- Associated Press - Monday, June 20, 2016

HARRISBURG, Pa. (AP) - The Pennsylvania House of Representatives returned to session Monday as the fiscal-year deadline ticked down and a vote on the state’s largest expansion of gambling in a decade loomed while lawmakers scrounged for money to prop up spending.

House Republicans were trying to assemble support for gambling legislation that could come up for a vote this week, said House Majority Leader Dave Reed, R-Indiana.

Supporters tout it as a source of cash to limit the size of a tax increase necessary to meet Democratic Gov. Tom Wolf’s guidelines for wiping out a long-term deficit and aiding financially strapped school districts.

With 10 days until the 2016-17 fiscal year begins July 1, tight-lipped negotiators were reporting no agreements on key elements of a budget, including how much to spend, how to pay for it and whether taxes should go up.

Talks are revolving around a budget of between $31.5 billion and $32 billion, according to Democrats, an increase of 5 percent to 6 percent. One item under also discussion is increasing cigarette taxes.



No budget vote was scheduled, and determining whether gambling legislation is viable will be crucial to figuring out other pieces in a final budget package, Reed said.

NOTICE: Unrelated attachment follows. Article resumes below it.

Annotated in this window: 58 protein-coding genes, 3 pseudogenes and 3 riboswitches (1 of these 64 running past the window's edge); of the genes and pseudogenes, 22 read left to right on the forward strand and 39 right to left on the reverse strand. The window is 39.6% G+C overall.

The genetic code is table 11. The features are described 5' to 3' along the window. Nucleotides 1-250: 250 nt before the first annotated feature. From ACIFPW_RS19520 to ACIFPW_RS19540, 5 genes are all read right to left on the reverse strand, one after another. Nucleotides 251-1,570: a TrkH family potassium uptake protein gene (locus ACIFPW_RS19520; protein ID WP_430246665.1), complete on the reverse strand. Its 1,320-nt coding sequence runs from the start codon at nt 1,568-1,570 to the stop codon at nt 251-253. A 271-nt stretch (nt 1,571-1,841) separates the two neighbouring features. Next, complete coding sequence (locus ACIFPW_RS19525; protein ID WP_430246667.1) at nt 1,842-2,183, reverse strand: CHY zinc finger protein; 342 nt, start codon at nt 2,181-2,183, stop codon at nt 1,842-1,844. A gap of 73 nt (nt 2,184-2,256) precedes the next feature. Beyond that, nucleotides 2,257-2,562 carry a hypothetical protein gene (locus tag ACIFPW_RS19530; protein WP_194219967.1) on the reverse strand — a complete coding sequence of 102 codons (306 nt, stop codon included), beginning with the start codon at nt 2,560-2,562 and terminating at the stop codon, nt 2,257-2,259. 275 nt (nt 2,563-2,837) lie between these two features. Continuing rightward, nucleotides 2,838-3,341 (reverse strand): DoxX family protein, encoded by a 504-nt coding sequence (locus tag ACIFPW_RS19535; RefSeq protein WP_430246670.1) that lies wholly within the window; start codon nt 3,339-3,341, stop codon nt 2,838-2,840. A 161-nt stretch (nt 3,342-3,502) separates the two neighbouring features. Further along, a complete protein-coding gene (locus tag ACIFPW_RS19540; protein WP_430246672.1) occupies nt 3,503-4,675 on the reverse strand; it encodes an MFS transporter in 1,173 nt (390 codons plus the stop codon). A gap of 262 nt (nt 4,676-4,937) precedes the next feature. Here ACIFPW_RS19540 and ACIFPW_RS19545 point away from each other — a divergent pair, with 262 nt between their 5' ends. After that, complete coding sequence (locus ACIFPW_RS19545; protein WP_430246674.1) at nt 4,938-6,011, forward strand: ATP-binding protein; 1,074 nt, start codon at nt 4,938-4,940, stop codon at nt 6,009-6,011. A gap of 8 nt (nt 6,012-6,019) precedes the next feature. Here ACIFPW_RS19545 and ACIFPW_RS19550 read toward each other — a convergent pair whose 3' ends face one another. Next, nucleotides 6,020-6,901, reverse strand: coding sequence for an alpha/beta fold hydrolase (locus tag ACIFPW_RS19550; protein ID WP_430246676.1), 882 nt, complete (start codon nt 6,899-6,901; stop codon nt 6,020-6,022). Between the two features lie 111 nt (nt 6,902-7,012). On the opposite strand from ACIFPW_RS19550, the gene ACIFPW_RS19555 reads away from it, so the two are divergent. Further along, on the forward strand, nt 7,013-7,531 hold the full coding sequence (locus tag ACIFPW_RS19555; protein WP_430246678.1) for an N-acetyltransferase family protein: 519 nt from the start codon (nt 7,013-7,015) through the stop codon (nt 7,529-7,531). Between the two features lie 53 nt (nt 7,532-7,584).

A key element would be allowing bars, truck stops and fraternal clubs to host casino-style games on video terminals. It remains unclear whether it can pass the House.

“That’s what we’re about to find out this week,” Reed said.

Its prospects are also unclear in the Senate.

Minority Leader Jay Costa, D-Allegheny, said there’s “strong sentiment” in his caucus against balancing the budget on gambling revenue that could be unreliable and damage the state’s collections from lottery sales and casino gambling.

Nearly all of the state’s 12 casinos have lobbied against allowing video terminals into bars, while some casinos are asking lawmakers to allow them to bring casino-style gambling to websites and online mobile applications. Three other states allow such online gambling.

Wolf and lawmakers spent much of the last year mired in a bare-knuckled partisan fight over Wolf’s first budget, an embarrassing crisis that all sides seem determined to avoid repeating, particularly in an election year.

Wolf has proposed a spending increase of $3.3 billion, or 10 percent, to $33.3 billion, paid for by a $2.7 billion tax package, anchored by higher taxes on income, sales, tobacco products and Marcellus Shale natural gas drilling.

He is seeking a $350 million increase for public school instruction and operations, a 6 percent increase, and the elimination of one-time stopgaps to balance a deficit estimated at $1.8 billion by the Legislature’s Independent Fiscal Office.

Republicans have nixed consideration of any tax increase on sales or income. Reed said Republicans are looking at a budget of below $32 billion and described the sides as being a couple hundred million dollars apart.

Costa said negotiators are close enough to a deal that a budget’s passage is possible by July 1.

“We’ve got some parameters we’re working,” Costa said. “Parameters have been set and we’re just trying to fill in … the revenue side and how those resources would be spent most beneficially.”

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